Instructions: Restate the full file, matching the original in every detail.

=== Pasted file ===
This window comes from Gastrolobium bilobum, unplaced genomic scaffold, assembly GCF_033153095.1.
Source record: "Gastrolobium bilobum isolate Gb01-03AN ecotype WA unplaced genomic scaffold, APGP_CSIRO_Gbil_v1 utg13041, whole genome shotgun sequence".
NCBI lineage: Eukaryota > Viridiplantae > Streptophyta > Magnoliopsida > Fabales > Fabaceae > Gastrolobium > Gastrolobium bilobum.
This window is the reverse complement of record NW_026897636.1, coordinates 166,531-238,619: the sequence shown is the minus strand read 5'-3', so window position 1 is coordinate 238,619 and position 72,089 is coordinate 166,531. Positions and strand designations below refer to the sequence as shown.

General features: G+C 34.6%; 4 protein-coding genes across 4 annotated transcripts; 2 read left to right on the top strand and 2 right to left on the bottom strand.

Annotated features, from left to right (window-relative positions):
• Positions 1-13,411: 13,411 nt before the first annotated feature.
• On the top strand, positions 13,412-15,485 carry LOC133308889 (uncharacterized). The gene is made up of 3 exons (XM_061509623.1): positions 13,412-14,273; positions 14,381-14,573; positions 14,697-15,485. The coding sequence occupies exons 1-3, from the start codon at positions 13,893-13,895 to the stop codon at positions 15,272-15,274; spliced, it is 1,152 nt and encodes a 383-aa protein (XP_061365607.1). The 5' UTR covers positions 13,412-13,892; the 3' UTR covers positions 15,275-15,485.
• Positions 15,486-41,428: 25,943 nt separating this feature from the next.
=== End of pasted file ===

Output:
This window comes from Gastrolobium bilobum, unplaced genomic scaffold, assembly GCF_033153095.1.
Source record: "Gastrolobium bilobum isolate Gb01-03AN ecotype WA unplaced genomic scaffold, APGP_CSIRO_Gbil_v1 utg13041, whole genome shotgun sequence".
NCBI lineage: Eukaryota > Viridiplantae > Streptophyta > Magnoliopsida > Fabales > Fabaceae > Gastrolobium > Gastrolobium bilobum.
This window is the reverse complement of record NW_026897636.1, coordinates 166,531-238,619: the sequence shown is the minus strand read 5'-3', so window position 1 is coordinate 238,619 and position 72,089 is coordinate 166,531. Positions and strand designations below refer to the sequence as shown.

General features: G+C 34.6%; 4 protein-coding genes across 4 annotated transcripts; 2 read left to right on the top strand and 2 right to left on the bottom strand.

Annotated features, from left to right (window-relative positions):
• Positions 1-13,411: 13,411 nt before the first annotated feature.
• On the top strand, positions 13,412-15,485 carry LOC133308889 (uncharacterized). The gene is made up of 3 exons (XM_061509623.1): positions 13,412-14,273; positions 14,381-14,573; positions 14,697-15,485. The coding sequence occupies exons 1-3, from the start codon at positions 13,893-13,895 to the stop codon at positions 15,272-15,274; spliced, it is 1,152 nt and encodes a 383-aa protein (XP_061365607.1). The 5' UTR covers positions 13,412-13,892; the 3' UTR covers positions 15,275-15,485.
• Positions 15,486-41,428: 25,943 nt separating this feature from the next.